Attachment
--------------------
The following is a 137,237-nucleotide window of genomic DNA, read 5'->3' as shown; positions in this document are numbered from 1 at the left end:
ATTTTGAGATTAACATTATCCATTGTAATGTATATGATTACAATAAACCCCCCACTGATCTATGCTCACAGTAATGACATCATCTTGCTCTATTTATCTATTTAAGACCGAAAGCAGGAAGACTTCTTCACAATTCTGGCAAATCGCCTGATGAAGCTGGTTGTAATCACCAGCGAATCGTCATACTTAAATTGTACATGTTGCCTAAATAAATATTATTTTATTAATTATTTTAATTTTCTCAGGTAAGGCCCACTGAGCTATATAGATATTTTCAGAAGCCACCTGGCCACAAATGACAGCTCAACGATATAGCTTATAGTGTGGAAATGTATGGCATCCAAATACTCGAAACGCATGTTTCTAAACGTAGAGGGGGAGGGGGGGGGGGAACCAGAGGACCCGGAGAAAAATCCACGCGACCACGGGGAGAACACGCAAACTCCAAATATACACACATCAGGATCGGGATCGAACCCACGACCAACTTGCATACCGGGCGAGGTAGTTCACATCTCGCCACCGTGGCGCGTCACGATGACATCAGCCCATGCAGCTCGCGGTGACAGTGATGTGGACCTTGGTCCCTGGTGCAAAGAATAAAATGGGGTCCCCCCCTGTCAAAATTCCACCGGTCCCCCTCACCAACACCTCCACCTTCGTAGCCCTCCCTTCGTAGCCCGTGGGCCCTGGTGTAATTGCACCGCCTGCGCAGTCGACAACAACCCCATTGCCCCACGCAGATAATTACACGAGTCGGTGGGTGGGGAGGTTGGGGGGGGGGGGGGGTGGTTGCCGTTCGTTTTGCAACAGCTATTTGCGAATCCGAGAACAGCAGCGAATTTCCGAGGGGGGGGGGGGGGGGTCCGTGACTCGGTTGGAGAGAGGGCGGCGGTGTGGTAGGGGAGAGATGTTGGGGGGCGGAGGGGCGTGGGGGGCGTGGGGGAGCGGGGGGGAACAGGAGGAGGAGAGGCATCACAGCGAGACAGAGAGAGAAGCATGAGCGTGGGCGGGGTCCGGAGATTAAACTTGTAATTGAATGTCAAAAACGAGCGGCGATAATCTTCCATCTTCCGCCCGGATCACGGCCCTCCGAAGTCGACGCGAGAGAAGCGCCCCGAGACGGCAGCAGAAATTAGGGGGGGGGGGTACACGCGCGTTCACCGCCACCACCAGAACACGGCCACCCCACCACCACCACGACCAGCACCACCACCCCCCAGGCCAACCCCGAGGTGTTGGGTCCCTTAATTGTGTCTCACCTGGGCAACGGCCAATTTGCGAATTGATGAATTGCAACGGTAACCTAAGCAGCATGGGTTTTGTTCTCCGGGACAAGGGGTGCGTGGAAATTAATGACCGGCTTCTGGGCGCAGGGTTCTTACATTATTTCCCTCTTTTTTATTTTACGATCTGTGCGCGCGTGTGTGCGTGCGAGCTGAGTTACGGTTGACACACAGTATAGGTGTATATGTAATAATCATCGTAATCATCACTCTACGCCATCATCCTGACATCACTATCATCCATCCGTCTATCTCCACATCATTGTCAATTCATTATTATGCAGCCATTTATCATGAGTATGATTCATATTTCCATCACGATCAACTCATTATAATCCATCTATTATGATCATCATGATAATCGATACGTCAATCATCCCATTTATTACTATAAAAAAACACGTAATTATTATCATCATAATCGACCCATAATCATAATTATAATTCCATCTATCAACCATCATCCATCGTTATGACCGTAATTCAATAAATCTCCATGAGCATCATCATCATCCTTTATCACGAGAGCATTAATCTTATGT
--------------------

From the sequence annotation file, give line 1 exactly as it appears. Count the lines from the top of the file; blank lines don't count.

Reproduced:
The following is a 137,237-nucleotide window of genomic DNA, read 5'->3' as shown; positions in this document are numbered from 1 at the left end: